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The construction of the great sewage tunnels, near old Ford, Bow

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Wellcome Collection

The construction of the great sewage tunnels, near old Ford, Bow. Wood engraving. Wellcome Collection. Attribution 4.0 International (CC BY 4.0)

On August 2, 1858, Parliament passed a law that provided funds to create a government agency, the Metropolitan Board of Works, to solve the problems of sewage and the polluted Thames River and to prevent the spread of cholera. To accomplish this, the British government was extending its authority into an area — public health — that before it had left to local authorities. Under the influence of the stinky river, members of Parliament authorized a very large amount of money to pay for this project. The board hired Joseph Bazalgette, an expert engineer, to manage the project, which became the biggest civil engineering enterprise of the nineteenth century. Bazalgette designed a system of sewers to capture and divert London’s sewage before it reached the river and built embankments, massive wharves, and breakwaters to cover the mud banks of the Thames. Governments, scientists, and middle-class people in Europe and the Americas praised the project as a wonder of technology and progress. Who is working on this project? What are their different roles? What message does this image convey to the viewer?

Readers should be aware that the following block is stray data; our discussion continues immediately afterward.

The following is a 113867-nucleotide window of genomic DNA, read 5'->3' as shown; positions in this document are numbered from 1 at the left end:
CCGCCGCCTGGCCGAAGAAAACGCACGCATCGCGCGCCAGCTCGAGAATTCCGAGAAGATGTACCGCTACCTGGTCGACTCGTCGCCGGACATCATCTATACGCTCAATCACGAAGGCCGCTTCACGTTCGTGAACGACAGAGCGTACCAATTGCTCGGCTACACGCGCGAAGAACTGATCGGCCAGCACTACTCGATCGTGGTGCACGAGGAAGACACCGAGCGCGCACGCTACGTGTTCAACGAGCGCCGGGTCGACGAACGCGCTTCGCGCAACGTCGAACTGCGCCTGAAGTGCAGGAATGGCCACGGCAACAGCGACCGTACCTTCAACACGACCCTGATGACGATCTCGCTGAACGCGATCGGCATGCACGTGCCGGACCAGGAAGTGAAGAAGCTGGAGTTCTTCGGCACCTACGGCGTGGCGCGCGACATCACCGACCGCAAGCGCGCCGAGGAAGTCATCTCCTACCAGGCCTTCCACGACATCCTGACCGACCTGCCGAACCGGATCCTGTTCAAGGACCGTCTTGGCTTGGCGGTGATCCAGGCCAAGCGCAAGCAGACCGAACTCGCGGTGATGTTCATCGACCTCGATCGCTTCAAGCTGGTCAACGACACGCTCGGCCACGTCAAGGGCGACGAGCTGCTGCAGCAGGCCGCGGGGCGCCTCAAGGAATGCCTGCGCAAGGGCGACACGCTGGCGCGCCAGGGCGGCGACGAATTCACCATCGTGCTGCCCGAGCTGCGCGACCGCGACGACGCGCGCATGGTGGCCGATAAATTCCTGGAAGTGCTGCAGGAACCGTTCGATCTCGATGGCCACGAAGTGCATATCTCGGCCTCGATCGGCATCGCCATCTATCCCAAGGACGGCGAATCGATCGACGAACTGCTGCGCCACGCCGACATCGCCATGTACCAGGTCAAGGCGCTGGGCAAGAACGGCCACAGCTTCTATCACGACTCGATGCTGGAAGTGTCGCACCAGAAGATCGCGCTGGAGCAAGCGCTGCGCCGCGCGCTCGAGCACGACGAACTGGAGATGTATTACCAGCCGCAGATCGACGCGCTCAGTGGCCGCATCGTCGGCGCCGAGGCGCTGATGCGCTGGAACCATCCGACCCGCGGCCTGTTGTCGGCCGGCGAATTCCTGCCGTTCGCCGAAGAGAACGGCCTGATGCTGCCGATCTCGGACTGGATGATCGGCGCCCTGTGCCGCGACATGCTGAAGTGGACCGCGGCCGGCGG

This engraving offers evidence of the largest civil engineering project of the nineteenth century: the Thames embankment and the London sewer system. Here is concrete evidence to show the extension of the reach of the state, the reliance on scientists and experts (such as the engineer Joseph Bazalgette), and the production of a wonder of technology and progress. Britons afterward pointed with pride to this project as evidence of Britain’s superiority; its “natural” leadership in science, technology, and world affairs; and its status as the center of civilization. It shows their faith in science, continual progress, and industrial solutions to problems, along with a willingness to impose those solutions on others who didn’t “know better.” The workers on the project are all white men, but there are two groups that are dressed differently. The ones in shirts, pants, and hats are doing manual labor, while the men in top hats and suits are supervising or inspecting the project.

Main drainage of the metropolis. - Sectional view of the tunnels from Wick Lane, near Old Ford, Bow, looking westward.